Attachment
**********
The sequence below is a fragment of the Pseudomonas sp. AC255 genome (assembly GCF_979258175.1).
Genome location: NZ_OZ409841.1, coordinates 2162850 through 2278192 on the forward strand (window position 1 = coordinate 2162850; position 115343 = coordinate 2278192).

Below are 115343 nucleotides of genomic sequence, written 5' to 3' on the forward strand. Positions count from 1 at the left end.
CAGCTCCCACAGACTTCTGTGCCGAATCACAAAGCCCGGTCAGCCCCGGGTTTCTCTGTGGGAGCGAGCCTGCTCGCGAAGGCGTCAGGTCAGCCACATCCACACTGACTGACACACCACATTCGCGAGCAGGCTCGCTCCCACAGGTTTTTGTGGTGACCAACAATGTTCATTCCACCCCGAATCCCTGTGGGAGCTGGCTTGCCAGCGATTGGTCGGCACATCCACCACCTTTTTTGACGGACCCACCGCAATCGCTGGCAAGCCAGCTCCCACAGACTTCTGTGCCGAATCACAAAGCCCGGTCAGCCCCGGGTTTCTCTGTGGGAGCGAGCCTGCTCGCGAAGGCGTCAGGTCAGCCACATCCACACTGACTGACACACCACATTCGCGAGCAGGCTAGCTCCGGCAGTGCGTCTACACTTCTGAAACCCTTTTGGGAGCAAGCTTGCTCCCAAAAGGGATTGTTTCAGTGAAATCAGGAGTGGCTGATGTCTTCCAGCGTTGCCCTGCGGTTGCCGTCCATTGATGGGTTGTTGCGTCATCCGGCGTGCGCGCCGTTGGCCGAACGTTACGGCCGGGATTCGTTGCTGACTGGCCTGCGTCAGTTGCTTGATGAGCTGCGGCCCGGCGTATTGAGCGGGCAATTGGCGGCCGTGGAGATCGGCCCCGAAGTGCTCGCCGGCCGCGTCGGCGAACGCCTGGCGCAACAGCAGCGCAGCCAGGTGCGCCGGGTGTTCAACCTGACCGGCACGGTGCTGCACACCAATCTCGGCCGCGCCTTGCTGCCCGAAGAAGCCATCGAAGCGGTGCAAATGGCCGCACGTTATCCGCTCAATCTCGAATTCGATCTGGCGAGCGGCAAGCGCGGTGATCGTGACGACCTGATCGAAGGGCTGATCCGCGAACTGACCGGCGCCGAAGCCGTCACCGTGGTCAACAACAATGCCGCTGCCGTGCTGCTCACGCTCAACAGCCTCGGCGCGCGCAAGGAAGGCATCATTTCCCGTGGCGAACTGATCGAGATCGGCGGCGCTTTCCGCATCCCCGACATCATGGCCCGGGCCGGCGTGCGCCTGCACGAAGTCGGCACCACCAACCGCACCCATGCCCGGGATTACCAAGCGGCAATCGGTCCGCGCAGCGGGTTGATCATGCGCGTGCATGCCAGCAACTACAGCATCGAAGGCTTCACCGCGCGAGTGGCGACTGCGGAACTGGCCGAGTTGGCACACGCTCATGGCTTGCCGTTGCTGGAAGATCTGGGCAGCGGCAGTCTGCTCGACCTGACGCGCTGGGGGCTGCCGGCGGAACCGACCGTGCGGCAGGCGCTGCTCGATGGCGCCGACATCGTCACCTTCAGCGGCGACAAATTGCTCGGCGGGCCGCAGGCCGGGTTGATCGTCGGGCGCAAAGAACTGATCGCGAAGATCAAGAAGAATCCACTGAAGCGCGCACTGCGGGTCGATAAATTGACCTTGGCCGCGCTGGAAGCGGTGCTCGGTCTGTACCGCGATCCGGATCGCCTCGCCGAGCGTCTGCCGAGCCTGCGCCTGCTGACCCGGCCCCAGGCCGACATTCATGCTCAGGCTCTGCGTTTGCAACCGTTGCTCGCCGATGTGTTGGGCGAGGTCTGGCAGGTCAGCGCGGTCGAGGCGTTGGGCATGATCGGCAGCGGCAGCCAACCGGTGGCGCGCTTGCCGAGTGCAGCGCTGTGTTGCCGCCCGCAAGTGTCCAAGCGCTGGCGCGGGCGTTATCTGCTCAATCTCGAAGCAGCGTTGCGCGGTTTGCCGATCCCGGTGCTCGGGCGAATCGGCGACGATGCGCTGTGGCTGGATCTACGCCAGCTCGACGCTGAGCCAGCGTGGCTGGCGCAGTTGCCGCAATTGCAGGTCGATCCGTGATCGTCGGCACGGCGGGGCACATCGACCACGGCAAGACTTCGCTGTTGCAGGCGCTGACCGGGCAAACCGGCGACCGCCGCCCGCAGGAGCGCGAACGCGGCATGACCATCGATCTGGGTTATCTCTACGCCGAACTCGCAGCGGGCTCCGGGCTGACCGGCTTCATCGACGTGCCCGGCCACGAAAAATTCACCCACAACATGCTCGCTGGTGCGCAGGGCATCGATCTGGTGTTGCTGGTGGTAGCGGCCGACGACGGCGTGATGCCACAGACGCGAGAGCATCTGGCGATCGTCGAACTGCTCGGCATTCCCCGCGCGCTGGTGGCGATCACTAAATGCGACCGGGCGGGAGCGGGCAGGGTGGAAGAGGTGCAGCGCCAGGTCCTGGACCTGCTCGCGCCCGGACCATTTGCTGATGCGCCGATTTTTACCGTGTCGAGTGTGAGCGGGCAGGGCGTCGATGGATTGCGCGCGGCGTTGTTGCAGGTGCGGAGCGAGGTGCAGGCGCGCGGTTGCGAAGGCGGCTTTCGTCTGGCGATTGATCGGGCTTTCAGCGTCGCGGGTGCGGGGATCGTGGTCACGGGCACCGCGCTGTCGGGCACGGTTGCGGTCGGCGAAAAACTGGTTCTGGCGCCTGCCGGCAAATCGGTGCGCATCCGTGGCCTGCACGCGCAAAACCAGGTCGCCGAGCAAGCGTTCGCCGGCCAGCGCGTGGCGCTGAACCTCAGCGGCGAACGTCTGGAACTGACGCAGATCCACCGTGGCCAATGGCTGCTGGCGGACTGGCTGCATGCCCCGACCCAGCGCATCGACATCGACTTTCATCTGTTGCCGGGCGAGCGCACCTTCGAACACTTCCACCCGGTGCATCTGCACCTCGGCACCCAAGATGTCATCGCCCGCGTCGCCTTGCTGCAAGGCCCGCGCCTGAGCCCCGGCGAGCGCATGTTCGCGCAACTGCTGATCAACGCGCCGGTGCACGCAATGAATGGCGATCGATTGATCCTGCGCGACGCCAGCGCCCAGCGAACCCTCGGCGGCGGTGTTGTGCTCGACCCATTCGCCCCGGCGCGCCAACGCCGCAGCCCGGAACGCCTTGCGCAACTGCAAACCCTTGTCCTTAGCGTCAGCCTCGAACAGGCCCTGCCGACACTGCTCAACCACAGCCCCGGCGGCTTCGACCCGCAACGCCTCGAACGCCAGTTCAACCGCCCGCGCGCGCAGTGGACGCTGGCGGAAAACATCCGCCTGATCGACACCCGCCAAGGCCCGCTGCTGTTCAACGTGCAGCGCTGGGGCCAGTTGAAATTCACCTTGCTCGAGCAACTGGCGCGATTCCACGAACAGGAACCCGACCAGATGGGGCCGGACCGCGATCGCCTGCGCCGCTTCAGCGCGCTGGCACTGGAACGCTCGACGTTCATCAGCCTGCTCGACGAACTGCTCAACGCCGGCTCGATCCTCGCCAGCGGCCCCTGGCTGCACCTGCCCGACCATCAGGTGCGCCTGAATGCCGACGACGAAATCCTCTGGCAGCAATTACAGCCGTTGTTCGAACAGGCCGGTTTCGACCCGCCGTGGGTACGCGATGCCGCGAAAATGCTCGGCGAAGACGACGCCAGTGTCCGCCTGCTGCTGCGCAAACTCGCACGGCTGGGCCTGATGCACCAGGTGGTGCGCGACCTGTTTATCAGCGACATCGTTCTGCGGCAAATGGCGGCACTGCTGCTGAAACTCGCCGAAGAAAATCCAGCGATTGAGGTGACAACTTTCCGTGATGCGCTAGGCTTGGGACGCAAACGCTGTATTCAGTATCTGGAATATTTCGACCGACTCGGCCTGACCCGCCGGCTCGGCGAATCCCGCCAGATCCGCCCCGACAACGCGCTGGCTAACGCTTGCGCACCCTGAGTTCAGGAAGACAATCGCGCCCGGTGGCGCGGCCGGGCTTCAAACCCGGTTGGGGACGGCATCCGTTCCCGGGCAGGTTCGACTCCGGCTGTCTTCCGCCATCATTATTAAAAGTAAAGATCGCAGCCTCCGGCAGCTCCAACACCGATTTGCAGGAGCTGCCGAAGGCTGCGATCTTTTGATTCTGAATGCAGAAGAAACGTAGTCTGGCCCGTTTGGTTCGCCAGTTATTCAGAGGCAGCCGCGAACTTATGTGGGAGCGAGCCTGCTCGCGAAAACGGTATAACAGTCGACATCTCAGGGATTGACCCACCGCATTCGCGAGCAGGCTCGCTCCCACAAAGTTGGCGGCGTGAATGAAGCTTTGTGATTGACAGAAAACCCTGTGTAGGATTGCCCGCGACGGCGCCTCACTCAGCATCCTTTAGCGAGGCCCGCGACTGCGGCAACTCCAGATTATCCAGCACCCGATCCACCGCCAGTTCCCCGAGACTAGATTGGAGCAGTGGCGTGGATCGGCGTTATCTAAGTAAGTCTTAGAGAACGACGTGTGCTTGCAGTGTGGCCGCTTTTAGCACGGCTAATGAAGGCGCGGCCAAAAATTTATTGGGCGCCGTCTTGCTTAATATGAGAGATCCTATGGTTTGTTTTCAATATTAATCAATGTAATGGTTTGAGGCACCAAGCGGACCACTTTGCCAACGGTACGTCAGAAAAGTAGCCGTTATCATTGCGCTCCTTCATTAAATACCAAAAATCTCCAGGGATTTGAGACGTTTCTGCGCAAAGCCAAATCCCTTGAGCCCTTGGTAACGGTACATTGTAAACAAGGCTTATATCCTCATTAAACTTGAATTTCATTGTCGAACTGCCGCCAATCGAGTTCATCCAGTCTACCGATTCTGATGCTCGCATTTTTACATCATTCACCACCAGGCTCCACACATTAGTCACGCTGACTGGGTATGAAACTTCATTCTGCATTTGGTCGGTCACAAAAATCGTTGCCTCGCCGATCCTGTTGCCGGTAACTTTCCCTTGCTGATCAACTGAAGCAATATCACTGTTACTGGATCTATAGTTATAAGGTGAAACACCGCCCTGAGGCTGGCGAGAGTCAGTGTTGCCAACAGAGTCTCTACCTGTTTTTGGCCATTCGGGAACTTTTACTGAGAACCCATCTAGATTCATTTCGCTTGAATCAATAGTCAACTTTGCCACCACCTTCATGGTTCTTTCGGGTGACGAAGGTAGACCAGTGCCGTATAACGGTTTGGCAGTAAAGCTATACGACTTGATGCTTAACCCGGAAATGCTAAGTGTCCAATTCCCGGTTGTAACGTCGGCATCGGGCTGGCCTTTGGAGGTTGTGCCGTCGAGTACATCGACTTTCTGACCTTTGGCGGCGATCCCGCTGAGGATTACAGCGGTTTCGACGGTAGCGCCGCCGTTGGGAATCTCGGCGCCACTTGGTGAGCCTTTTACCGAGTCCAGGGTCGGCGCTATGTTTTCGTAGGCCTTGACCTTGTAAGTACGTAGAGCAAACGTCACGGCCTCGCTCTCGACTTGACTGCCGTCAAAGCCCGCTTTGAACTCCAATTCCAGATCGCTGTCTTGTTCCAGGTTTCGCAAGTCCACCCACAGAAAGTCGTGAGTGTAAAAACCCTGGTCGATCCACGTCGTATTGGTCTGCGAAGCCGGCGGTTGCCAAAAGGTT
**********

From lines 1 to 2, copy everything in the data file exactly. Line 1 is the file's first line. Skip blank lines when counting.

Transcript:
The sequence below is a fragment of the Pseudomonas sp. AC255 genome (assembly GCF_979258175.1).
Genome location: NZ_OZ409841.1, coordinates 2162850 through 2278192 on the forward strand (window position 1 = coordinate 2162850; position 115343 = coordinate 2278192).